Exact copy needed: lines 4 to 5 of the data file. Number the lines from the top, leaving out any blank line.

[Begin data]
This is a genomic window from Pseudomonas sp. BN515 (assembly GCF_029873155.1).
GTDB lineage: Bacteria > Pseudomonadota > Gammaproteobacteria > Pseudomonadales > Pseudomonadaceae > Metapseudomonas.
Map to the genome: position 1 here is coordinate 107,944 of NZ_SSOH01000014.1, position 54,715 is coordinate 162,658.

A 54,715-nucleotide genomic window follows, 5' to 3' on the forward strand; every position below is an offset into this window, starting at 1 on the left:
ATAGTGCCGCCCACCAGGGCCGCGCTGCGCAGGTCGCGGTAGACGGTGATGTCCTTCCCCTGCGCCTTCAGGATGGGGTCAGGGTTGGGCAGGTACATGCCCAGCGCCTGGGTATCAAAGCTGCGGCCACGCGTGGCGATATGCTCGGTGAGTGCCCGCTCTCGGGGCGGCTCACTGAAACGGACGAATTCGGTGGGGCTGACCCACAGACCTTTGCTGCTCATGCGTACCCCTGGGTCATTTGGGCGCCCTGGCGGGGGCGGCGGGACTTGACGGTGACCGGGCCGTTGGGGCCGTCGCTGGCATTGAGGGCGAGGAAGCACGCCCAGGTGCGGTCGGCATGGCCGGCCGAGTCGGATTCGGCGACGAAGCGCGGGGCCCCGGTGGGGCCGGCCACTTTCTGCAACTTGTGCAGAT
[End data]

A 54,715-nucleotide genomic window follows, 5' to 3' on the forward strand; every position below is an offset into this window, starting at 1 on the left:
ATAGTGCCGCCCACCAGGGCCGCGCTGCGCAGGTCGCGGTAGACGGTGATGTCCTTCCCCTGCGCCTTCAGGATGGGGTCAGGGTTGGGCAGGTACATGCCCAGCGCCTGGGTATCAAAGCTGCGGCCACGCGTGGCGATATGCTCGGTGAGTGCCCGCTCTCGGGGCGGCTCACTGAAACGGACGAATTCGGTGGGGCTGACCCACAGACCTTTGCTGCTCATGCGTACCCCTGGGTCATTTGGGCGCCCTGGCGGGGGCGGCGGGACTTGACGGTGACCGGGCCGTTGGGGCCGTCGCTGGCATTGAGGGCGAGGAAGCACGCCCAGGTGCGGTCGGCATGGCCGGCCGAGTCGGATTCGGCGACGAAGCGCGGGGCCCCGGTGGGGCCGGCCACTTTCTGCAACTTGTGCAGAT